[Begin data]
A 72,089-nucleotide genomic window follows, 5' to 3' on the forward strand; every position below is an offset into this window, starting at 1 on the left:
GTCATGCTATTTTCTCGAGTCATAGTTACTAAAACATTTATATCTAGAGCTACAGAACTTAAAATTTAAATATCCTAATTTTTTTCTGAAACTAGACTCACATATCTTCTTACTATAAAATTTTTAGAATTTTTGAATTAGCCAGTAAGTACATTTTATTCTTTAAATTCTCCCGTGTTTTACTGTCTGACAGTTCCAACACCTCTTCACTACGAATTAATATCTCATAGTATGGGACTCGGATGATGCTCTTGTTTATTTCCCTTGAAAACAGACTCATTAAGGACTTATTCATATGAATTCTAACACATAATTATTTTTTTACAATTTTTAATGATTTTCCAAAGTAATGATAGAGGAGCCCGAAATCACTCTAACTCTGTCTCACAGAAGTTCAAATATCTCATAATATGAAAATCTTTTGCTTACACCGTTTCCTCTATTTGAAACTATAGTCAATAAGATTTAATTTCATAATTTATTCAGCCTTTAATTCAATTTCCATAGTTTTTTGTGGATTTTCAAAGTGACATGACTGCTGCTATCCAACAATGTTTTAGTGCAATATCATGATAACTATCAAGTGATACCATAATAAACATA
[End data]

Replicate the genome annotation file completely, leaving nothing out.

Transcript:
A 72,089-nucleotide genomic window follows, 5' to 3' on the forward strand; every position below is an offset into this window, starting at 1 on the left:
GTCATGCTATTTTCTCGAGTCATAGTTACTAAAACATTTATATCTAGAGCTACAGAACTTAAAATTTAAATATCCTAATTTTTTTCTGAAACTAGACTCACATATCTTCTTACTATAAAATTTTTAGAATTTTTGAATTAGCCAGTAAGTACATTTTATTCTTTAAATTCTCCCGTGTTTTACTGTCTGACAGTTCCAACACCTCTTCACTACGAATTAATATCTCATAGTATGGGACTCGGATGATGCTCTTGTTTATTTCCCTTGAAAACAGACTCATTAAGGACTTATTCATATGAATTCTAACACATAATTATTTTTTTACAATTTTTAATGATTTTCCAAAGTAATGATAGAGGAGCCCGAAATCACTCTAACTCTGTCTCACAGAAGTTCAAATATCTCATAATATGAAAATCTTTTGCTTACACCGTTTCCTCTATTTGAAACTATAGTCAATAAGATTTAATTTCATAATTTATTCAGCCTTTAATTCAATTTCCATAGTTTTTTGTGGATTTTCAAAGTGACATGACTGCTGCTATCCAACAATGTTTTAGTGCAATATCATGATAACTATCAAGTGATACCATAATAAACATA